The decision over if or when to stop chemotherapy is a heart-wrenching one many cancer patients and their families eventually face. Now a new study, published online today in JAMA Oncology, suggests that for those near the end of their lives, the treatment may do more harm than good.
"Palliative chemotherapy is designed not to cure patients, but to improve symptoms and hopefully extent their lives," lead study author Dr. Holly Prigerson, Director of the Center for Research on End-of-Life Care at Weill Cornell Medical College, told CBS News. "So, we wanted to look at whether patients who were getting palliative chemotherapy had better of worse quality of life."
What they found was not good news. Giving chemotherapy to end-stage cancer patients near death was associated with worse quality of life among those who could still perform many daily life functions. The results also found that chemotherapy had no effect on the quality of life on less-functional patients close to death.
Prigerson and her team followed over 300 patients with end-stage cancer whose tumors had spread to other parts of their bodies. They all were all unresponsive to at least one if not multiple rounds of chemotherapy, and doctors estimated their life expectancy to be six months or less. At the time of the study, about half of the patients received chemotherapy and half did not.
The patients' level of daily function was assessed by ranked their ability to perform activities such as walking, light work, and self-care. And about two weeks after the patients' deaths, a family member or other caregiver rated the patients' quality of life during the last week before death.
For patients who were still able to perform daily life activities, chemotherapy was associated with worse quality of life in the week prior to death.
"It was the patients that were feeling good that had the most to lose by taking chemo before their death," Prigerson said. "So why were these patients who were unlikely to benefit being given chemotherapy? If the purpose was to improve the quality of life, these findings really raise questions about the legitimacy of that claim."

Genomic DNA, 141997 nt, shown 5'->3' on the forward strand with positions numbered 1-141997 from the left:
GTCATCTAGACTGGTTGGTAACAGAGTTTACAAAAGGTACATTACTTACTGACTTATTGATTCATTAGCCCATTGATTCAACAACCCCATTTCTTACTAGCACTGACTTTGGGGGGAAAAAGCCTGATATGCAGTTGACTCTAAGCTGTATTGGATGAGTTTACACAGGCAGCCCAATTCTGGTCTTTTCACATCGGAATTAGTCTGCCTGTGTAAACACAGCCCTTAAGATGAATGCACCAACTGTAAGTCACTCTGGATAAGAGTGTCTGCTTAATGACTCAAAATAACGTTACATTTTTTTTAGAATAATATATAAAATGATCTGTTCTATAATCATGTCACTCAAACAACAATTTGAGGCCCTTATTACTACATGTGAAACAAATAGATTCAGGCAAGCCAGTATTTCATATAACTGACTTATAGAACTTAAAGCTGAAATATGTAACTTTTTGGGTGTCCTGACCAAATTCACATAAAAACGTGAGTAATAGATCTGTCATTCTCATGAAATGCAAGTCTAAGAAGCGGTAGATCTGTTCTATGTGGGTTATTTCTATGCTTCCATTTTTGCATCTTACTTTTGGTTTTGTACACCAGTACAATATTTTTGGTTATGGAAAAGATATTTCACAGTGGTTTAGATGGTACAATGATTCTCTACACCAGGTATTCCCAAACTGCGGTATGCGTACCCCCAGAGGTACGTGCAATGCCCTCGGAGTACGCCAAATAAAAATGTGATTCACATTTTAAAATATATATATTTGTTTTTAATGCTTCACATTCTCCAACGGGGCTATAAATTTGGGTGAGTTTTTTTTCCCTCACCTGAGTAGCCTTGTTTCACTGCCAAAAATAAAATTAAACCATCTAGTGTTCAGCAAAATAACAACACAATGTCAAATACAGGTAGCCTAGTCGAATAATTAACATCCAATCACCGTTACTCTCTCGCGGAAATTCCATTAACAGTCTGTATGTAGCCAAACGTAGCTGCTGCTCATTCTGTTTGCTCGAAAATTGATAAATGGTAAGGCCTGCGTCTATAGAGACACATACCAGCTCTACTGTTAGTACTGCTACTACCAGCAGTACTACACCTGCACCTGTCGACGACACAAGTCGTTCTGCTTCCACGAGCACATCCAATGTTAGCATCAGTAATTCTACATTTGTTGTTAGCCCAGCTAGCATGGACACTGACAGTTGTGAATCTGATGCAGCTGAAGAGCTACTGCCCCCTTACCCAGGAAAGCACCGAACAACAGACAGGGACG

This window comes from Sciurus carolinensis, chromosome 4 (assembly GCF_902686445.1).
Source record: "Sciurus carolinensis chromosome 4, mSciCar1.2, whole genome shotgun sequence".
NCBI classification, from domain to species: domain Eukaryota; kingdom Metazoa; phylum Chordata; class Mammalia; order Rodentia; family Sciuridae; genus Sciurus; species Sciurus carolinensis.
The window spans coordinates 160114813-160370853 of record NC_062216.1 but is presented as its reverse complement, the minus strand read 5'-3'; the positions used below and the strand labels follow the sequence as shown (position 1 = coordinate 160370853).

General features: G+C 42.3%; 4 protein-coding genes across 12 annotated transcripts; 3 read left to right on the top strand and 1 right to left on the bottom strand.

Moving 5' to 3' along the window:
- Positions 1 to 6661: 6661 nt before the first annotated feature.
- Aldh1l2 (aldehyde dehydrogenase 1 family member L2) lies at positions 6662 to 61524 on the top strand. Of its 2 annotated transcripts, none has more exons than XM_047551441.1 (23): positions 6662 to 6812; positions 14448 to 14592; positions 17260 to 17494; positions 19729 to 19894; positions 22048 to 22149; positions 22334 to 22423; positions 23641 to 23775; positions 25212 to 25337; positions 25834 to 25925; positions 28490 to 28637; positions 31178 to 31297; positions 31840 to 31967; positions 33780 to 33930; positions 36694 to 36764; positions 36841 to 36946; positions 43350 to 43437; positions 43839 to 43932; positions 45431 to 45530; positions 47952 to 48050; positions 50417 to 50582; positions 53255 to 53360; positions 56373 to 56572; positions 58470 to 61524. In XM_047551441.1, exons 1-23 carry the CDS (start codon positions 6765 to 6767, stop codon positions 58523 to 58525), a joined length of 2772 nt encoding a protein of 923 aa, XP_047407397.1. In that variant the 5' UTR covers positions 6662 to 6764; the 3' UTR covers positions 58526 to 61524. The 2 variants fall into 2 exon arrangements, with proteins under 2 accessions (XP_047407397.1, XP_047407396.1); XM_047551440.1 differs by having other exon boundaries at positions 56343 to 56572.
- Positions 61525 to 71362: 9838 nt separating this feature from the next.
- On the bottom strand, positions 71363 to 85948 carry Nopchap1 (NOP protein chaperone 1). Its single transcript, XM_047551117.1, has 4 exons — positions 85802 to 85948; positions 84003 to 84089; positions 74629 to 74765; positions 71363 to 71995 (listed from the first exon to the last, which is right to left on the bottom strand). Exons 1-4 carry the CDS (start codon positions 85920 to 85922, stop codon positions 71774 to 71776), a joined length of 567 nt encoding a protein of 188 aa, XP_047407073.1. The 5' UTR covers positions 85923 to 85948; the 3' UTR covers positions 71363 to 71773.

In an accompanying editorial, Dr. Charles D. Blanke and Dr. Erik. K. Fromme, of the Oregon Health & Science University in Portland, acknowledged that the decision to stop chemotherapy is extremely difficult and many doctors may feel pressured to continue treatment to avoid depriving the patient of hope.
However, they write: "These data from Prigerson and associates suggest that equating treatment with hope is inappropriate."
Further complicating the issue, patients may feel pressured by those close to them to continue treatment.
"Patients with end-stage cancer are encouraged by friends and family to keep fighting, but the battle analogy itself can portray the dying patient as a loser and should be discouraged," Blank and Fromme wrote.
Experts say oncologists need to have meaningful and realistic conversations with patients about their prognosis, especially if it is suspected that the end of life is approaching.
"The thinking has been 'these patients have nothing to lose,'" Prigerson said. "But this data shows, yes, they do. There is being harm done."
"At this time, it would not be fitting to suggest guidelines must be changed to prohibit chemotherapy for all patients near death without irrefutable data defining who might actually benefit," Blank and Fromme conclude, "but if an oncologist suspects the death of a patient in the next six months, the default should be no active treatment."
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